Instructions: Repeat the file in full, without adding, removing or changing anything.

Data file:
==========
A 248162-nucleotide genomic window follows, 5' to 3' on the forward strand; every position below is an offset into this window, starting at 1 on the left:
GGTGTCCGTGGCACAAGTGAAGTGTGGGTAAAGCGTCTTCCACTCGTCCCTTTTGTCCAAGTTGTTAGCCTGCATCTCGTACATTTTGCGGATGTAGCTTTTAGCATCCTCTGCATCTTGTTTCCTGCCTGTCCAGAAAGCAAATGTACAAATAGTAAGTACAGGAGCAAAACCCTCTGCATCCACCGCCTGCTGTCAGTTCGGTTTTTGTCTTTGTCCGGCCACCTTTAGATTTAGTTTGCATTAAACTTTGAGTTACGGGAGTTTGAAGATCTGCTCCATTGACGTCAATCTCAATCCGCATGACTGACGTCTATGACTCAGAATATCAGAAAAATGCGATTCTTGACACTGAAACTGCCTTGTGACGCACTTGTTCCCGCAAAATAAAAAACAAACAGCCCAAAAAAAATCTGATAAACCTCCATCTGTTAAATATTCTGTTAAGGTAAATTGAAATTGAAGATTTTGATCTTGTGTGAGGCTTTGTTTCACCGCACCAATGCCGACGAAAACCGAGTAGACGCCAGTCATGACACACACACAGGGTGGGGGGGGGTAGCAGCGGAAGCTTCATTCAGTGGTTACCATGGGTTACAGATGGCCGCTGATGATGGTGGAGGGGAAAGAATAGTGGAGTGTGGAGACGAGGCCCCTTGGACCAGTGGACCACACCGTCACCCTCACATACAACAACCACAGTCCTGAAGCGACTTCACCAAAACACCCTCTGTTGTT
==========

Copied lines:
A 248162-nucleotide genomic window follows, 5' to 3' on the forward strand; every position below is an offset into this window, starting at 1 on the left:
GGTGTCCGTGGCACAAGTGAAGTGTGGGTAAAGCGTCTTCCACTCGTCCCTTTTGTCCAAGTTGTTAGCCTGCATCTCGTACATTTTGCGGATGTAGCTTTTAGCATCCTCTGCATCTTGTTTCCTGCCTGTCCAGAAAGCAAATGTACAAATAGTAAGTACAGGAGCAAAACCCTCTGCATCCACCGCCTGCTGTCAGTTCGGTTTTTGTCTTTGTCCGGCCACCTTTAGATTTAGTTTGCATTAAACTTTGAGTTACGGGAGTTTGAAGATCTGCTCCATTGACGTCAATCTCAATCCGCATGACTGACGTCTATGACTCAGAATATCAGAAAAATGCGATTCTTGACACTGAAACTGCCTTGTGACGCACTTGTTCCCGCAAAATAAAAAACAAACAGCCCAAAAAAAATCTGATAAACCTCCATCTGTTAAATATTCTGTTAAGGTAAATTGAAATTGAAGATTTTGATCTTGTGTGAGGCTTTGTTTCACCGCACCAATGCCGACGAAAACCGAGTAGACGCCAGTCATGACACACACACAGGGTGGGGGGGGGTAGCAGCGGAAGCTTCATTCAGTGGTTACCATGGGTTACAGATGGCCGCTGATGATGGTGGAGGGGAAAGAATAGTGGAGTGTGGAGACGAGGCCCCTTGGACCAGTGGACCACACCGTCACCCTCACATACAACAACCACAGTCCTGAAGCGACTTCACCAAAACACCCTCTGTTGTT